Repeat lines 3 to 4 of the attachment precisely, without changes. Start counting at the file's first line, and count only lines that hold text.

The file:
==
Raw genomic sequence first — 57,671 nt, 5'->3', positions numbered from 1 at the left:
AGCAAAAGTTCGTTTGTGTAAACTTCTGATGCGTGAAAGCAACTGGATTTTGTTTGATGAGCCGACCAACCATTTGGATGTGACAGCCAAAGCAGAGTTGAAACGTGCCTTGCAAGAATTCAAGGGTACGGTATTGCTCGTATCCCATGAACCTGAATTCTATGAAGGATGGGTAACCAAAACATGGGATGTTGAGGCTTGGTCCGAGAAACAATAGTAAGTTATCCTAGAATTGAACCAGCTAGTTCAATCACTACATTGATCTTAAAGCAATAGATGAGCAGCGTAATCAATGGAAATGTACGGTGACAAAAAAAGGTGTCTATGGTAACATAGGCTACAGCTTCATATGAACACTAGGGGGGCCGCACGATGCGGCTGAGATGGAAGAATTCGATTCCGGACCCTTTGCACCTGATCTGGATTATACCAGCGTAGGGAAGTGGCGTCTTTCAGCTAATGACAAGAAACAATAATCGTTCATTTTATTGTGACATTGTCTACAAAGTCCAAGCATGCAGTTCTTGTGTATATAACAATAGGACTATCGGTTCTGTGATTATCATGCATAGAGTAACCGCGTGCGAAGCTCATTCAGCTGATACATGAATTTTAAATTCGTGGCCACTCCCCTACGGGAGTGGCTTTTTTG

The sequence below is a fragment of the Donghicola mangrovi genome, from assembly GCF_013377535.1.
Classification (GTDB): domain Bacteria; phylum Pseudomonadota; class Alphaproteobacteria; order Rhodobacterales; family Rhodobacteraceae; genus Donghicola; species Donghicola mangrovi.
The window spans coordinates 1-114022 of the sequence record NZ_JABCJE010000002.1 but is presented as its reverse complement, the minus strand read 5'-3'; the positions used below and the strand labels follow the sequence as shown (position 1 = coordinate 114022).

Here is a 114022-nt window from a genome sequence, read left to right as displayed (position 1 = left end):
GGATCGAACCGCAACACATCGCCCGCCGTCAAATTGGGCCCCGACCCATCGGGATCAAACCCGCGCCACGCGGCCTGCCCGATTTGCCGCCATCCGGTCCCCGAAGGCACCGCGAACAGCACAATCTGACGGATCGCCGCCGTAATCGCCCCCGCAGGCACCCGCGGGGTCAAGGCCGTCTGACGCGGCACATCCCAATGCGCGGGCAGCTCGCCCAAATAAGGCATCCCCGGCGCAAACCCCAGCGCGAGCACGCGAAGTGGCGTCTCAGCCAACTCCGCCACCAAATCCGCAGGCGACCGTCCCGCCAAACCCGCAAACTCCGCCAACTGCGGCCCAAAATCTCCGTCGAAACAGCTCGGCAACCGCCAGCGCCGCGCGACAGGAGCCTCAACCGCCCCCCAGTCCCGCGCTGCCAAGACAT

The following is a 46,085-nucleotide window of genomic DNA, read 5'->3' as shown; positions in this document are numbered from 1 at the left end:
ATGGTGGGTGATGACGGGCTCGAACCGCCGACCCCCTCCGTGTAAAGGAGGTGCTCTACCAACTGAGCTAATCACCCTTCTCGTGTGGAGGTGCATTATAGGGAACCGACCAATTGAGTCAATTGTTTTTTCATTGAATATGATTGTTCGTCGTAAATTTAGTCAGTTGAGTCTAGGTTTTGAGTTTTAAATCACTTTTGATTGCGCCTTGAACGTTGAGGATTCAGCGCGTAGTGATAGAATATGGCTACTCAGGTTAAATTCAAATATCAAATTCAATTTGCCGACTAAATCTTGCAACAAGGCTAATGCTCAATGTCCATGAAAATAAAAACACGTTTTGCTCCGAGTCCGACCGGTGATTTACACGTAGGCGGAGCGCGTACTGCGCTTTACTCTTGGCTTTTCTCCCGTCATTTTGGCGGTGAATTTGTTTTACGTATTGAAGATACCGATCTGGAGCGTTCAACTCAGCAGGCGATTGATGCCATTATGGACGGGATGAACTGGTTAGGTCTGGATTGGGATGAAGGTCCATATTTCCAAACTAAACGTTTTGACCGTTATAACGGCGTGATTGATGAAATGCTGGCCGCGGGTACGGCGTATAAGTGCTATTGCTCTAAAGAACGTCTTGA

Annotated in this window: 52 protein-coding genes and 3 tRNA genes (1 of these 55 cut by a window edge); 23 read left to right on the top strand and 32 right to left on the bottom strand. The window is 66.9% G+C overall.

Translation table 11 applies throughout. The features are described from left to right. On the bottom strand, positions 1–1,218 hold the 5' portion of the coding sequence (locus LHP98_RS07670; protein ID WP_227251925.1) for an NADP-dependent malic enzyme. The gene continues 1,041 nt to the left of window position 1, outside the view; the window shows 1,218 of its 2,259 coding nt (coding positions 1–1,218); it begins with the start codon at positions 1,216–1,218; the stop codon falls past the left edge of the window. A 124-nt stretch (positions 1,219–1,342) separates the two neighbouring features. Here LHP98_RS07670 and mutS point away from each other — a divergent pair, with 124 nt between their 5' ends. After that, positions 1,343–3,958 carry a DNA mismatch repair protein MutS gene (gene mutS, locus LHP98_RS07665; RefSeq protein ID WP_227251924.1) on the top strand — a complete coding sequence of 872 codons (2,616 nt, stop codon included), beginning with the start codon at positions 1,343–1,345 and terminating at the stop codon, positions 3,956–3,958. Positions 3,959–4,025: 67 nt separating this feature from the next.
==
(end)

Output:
The sequence below is a fragment of the Donghicola mangrovi genome, from assembly GCF_013377535.1.
Classification (GTDB): domain Bacteria; phylum Pseudomonadota; class Alphaproteobacteria; order Rhodobacterales; family Rhodobacteraceae; genus Donghicola; species Donghicola mangrovi.